I had a mortgage with the Abbey and had to pay an early repayment charge with only 4 months left before the deal ended.

by , 16 Jun 2012

I was charged £2,259.00 early repayment charge and £225.00 repayment fee in 2005 when I wanted to move house. There was only 4 months left before the deal I had expired. Was it fair to charge me the full repayment charge please and can I claim any of it back?

Additional Information

added 16 Jun 2012...

Thank you for your reply. The mortgage was taken out in 2005, but was repaid in 2009. I have heard that even if the redemption figure is in the original agreement that it is considered excessive and possibly could be reclaimed, is this true?

added 16 Jun 2012...

My new mortgage was not renewed with Abbey/Santander.

Answers

add your answer here

They should have informed you to "Port" the mortgage to your new home and hence avoid the early repayment charges. Since this was such a long time ago and the bank has now been taken over by Santander I very much doubt it. It is a Spanish Bank now and Spainish economy is not doing good and UK investors and people like yourself could face heardship. You never the less need to approach the new bank first and then take your case to The Financial Services Authority if not satified. The Financial Services Compensation Scheme is able to consider claims for mortgage business conducted after 31 October 2004. There are limits to the protection available. Santander complaint line is:- 0845 600 6014 (select option 1) but you should also write to them at:- Complaints, Santander UK PLC, PO Box 1125, BRADFORD, BD1 9PG.
Hope this helps.

by annaa, 16 Jun 2012

It depends on the terms of the original agreement. In any even I think you are unlikely to recoup any of it now

by Jazzj, 16 Jun 2012

Hi like Annaa said was there a reason why you couldn't port the mortgage ?? Abbeys products have nearly always been portable that should have been in your t and c's they are justified to charge the erc , when you take a mortgage product the lender gives you their commitment to give you that rate for a particular length of time as you have used those funds they cannot give them to someone else so in return they as for your commitment to keep the funds for tha length of time if you decide not to then they charge you for their loss but porting should have been an option ?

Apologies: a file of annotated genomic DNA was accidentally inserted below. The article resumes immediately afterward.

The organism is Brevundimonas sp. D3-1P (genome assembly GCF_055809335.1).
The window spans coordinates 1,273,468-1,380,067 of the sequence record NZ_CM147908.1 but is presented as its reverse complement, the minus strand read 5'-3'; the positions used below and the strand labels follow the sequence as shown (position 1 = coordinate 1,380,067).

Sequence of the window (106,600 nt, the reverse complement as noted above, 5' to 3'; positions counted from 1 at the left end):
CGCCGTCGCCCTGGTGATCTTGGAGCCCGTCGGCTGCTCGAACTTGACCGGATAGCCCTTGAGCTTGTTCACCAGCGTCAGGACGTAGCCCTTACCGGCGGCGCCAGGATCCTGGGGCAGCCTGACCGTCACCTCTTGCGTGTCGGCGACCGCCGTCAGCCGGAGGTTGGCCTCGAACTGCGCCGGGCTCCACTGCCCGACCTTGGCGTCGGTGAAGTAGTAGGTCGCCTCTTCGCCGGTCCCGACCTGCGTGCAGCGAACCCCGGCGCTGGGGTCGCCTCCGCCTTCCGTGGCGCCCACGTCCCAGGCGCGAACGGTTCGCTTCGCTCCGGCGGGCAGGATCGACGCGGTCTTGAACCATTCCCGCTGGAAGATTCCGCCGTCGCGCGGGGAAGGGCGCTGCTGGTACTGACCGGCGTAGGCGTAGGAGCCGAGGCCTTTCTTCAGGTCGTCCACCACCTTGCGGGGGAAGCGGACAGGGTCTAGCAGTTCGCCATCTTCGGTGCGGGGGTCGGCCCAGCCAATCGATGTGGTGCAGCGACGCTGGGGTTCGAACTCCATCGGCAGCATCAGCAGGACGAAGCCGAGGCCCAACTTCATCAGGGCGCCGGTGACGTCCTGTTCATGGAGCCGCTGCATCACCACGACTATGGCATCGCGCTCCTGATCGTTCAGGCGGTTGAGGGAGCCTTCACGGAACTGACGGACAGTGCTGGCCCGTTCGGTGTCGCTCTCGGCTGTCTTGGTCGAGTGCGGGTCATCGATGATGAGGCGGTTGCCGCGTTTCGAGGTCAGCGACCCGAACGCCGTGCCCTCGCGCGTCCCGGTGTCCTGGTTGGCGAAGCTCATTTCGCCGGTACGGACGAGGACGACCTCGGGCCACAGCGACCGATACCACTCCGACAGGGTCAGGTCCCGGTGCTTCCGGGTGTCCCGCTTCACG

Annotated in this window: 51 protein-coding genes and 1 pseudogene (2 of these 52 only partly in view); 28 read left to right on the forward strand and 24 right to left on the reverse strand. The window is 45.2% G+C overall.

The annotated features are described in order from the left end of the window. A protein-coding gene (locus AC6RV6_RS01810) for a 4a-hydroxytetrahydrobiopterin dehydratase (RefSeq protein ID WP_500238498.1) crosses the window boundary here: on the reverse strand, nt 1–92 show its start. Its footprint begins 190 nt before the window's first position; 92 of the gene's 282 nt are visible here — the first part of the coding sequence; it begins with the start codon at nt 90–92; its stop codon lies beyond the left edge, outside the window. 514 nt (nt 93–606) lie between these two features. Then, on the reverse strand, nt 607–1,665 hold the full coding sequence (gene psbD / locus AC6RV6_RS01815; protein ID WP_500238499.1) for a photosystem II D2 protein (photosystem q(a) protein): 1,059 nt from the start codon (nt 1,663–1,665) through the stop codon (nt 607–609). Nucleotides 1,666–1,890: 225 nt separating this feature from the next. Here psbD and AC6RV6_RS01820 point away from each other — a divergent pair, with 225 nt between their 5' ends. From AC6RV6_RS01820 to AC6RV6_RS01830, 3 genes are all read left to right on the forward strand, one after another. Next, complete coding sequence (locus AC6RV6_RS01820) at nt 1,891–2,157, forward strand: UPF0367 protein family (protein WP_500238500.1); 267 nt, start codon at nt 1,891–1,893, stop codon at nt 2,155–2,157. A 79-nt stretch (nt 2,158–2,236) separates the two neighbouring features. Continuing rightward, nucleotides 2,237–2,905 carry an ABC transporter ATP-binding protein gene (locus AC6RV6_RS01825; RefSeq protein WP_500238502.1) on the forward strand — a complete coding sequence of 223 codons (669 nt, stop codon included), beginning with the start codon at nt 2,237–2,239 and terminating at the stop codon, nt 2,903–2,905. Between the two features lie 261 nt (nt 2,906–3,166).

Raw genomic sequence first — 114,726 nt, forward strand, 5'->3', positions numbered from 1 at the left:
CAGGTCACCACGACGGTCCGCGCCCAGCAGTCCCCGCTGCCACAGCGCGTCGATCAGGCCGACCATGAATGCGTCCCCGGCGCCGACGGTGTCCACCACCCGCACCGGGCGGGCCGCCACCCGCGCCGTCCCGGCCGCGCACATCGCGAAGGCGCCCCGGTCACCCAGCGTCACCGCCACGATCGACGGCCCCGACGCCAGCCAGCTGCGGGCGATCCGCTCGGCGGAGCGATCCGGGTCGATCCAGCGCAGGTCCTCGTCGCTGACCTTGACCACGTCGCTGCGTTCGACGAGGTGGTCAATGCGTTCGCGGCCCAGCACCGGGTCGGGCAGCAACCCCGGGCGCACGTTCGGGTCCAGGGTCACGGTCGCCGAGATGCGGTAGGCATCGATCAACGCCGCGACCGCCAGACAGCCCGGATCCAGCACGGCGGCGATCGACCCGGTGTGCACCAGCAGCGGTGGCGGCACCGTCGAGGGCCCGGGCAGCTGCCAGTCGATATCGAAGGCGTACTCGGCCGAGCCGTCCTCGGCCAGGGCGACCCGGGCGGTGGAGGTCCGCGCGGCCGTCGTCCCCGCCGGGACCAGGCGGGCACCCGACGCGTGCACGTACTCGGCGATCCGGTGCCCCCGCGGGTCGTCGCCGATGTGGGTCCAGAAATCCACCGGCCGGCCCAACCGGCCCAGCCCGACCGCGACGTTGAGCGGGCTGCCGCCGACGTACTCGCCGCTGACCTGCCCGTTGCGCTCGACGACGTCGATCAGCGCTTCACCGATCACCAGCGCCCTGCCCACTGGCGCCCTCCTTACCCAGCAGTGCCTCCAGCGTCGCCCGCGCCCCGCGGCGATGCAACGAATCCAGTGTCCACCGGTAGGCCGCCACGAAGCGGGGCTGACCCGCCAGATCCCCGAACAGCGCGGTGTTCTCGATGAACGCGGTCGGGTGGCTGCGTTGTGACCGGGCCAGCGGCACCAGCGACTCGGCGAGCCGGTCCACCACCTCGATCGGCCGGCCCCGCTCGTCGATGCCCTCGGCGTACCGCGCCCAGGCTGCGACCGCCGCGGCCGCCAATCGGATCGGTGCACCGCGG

by donnaha63, 17 Jun 2012

Santander should still be your first port of call. Santander gained a foothold in the UK when it bought Abbey, Britain's second-largest mortgage lender, for £9billion in 2004. It was rebranded as Santander in 2010. They, like all financial institutions must keep all records for, I believe, 7 years AFTER your relationship with them has ceased. You still have hope - be it very little. Barclays took over The Woolwich in 2000, but their mortgage arm still trades under the name of The Woolwich. There is something about 15 years time span (may be for tax purposes) that many banks have done this - keeping the name of a part of the company be it in the public eye or behind the scene. Natwest has been somewhat very transparent on this. Providing you've taken a loan, credit card or mortgage in the last 15 years then maybe entitled to compensation. This even applies if you've paid them off. see:- http://www.hidenda.com

by annaa, 17 Jun 2012

Posts within the money.co.uk community represent the views, experiences and opinions of members and experts only. They should not be taken as financial advice and should not be followed without further research.

Get our free money saving newsletter
Join over 450,000 other subscribers who grab our expert money tips, unmissable money guides & hottest bargains each week in our special email...

More Questions on Mortgages